9. The system of claim 8, wherein the metadata comprises a randomization restriction that defines an action taken on the second asset of the second asset type.

10. The system of claim 8, wherein the metadata comprises expression data to define an animation.

11. The system of claim 8, wherein the metadata comprises optimization data.

12. The system of claim 8, wherein the metadata comprises level of detail data that defines a correspondence between a rendering distance and an asset resolution.

13. The system of claim 8, wherein the metadata comprises super level of detail data that defines a substitute asset to be employed at a given rendering distance.

14. The system of claim 8, wherein the metadata comprises a shader ID.

15. The system of claim 8, wherein the metadata comprises a category tag that is configured to be used to confirm that the object is valid.

16. The system of claim 1, wherein the core system logic is configured to read the asset metadata and modify gameplay according to the content of loaded assets.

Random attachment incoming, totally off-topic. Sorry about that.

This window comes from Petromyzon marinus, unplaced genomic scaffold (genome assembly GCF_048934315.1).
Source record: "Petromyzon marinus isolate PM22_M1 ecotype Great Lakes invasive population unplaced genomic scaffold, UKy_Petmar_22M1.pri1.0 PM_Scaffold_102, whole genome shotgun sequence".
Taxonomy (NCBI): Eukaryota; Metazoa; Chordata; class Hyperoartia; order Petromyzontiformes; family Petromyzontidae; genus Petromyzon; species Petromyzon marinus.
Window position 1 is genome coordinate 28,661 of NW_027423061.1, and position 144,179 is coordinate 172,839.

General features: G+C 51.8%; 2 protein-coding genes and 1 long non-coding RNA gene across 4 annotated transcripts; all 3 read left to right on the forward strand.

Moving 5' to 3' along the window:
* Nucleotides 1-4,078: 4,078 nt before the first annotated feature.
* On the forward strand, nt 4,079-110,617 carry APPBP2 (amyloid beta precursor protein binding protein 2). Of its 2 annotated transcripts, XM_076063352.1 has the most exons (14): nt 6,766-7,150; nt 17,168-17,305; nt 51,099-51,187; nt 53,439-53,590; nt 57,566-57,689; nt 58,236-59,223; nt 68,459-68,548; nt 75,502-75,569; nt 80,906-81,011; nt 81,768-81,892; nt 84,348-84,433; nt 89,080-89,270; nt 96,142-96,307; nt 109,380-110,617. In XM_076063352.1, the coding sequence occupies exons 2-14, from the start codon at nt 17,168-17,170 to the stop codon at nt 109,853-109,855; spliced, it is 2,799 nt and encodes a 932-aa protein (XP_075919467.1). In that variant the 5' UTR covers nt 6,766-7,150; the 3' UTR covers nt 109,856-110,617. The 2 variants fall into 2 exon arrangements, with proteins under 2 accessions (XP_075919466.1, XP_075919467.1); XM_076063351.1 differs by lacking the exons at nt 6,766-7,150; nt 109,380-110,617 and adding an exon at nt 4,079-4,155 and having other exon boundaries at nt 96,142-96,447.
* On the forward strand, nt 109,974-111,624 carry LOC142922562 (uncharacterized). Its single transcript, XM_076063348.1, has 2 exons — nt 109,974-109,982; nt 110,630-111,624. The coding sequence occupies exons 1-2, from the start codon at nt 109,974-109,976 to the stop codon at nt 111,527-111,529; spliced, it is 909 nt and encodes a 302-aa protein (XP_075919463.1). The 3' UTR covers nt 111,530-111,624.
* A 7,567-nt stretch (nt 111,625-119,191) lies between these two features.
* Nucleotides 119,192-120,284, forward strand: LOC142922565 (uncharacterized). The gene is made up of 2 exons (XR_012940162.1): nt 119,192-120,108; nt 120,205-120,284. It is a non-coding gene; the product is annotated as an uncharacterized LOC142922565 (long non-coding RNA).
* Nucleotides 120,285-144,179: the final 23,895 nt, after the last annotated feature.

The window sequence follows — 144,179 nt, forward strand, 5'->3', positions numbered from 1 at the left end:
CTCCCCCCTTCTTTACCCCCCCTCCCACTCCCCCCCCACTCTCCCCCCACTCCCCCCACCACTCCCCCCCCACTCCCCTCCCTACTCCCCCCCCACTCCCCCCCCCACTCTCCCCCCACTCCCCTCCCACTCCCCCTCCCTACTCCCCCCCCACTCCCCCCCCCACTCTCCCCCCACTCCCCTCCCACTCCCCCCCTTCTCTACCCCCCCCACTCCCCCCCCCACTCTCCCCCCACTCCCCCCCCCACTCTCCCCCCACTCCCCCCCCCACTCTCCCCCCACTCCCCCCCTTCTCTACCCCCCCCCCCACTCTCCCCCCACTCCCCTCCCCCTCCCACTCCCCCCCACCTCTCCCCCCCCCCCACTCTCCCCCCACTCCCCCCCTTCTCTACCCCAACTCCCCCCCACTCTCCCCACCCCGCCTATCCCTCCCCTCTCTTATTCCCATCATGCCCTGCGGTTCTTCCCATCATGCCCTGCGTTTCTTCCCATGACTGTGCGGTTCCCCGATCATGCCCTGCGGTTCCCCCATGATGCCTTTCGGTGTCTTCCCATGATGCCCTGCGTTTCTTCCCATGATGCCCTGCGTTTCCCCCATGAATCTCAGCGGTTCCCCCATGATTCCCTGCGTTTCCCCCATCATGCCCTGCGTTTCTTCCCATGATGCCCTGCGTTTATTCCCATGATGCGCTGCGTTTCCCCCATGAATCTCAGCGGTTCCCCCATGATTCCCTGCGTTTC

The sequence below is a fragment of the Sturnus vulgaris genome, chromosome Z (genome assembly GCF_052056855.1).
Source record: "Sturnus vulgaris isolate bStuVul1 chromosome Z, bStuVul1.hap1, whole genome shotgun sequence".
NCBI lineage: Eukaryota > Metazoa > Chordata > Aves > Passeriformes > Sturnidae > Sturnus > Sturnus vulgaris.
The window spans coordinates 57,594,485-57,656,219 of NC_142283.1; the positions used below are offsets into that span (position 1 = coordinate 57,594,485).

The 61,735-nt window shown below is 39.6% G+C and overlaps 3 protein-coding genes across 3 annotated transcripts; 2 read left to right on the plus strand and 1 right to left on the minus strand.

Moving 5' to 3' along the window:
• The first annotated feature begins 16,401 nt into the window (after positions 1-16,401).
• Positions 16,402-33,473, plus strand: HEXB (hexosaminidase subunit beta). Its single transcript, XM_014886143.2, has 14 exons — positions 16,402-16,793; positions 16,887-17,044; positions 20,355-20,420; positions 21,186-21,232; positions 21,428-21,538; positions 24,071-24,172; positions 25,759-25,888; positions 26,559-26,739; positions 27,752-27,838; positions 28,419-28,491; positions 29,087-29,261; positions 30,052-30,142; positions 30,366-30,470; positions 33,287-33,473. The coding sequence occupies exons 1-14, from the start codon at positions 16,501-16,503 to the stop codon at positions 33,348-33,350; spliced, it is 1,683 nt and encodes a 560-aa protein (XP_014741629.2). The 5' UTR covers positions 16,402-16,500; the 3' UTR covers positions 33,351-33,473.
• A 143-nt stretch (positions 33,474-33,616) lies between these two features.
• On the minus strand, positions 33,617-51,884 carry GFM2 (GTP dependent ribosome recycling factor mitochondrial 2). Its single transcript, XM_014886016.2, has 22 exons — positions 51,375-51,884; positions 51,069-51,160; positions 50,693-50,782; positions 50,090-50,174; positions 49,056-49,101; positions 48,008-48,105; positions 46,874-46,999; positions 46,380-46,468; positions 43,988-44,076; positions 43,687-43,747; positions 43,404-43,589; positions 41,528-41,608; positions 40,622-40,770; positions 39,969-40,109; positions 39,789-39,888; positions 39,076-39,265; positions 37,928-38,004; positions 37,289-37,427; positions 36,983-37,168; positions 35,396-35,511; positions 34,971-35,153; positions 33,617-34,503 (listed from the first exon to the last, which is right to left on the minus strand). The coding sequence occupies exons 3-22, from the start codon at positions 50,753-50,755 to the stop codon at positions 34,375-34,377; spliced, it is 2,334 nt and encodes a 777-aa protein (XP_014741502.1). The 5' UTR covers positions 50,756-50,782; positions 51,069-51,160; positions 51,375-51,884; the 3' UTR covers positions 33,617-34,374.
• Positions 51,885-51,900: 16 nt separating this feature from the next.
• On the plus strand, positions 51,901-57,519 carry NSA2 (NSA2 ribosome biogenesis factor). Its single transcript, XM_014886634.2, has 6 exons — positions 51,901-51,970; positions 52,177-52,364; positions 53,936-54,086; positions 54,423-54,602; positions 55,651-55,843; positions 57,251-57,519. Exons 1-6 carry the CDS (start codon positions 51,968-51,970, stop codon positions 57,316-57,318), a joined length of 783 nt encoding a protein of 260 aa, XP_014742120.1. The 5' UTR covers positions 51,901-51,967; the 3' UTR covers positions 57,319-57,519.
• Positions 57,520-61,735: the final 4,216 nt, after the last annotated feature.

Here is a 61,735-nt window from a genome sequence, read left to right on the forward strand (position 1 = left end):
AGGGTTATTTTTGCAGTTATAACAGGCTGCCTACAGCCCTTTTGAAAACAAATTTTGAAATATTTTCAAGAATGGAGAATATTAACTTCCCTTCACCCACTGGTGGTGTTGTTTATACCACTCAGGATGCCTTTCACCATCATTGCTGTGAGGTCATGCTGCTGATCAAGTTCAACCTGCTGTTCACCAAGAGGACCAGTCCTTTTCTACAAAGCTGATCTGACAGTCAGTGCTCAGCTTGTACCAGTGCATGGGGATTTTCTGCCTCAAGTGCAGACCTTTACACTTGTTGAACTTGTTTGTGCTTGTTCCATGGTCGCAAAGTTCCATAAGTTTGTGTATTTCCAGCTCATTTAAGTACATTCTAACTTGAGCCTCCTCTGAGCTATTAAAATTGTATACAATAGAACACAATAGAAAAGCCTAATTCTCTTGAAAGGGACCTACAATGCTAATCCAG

17. A computer-implemented method for executing a three-dimensional (3D) environment comprising:

receiving a request, at an asset interface communicatively coupled to a core system logic, one or more environment systems, and a metadata asset store comprising a plurality of metadata records describing available assets, wherein each metadata record comprises an asset identifier, which identifies an asset, and a property tag that defines characteristics of the asset, the request being transmitted from a script logic communicatively coupled to the asset interface or the environment systems for insertion of an object into the 3D environment;
identifying a metadata asset record from the metadata asset store based on the received request and the property tag of the metadata asset record, wherein the metadata asset record corresponds to a first asset of a first asset type;
identifying, based on a match tag of the metadata asset record, a second asset of a second asset type, wherein the second asset of the second asset type is compatible with the first asset of the first asset type;
automatically formulating the object requested for insertion into the 3D environment, wherein an asset combination comprising the first asset of the first asset type and the second asset of the second asset type is identified;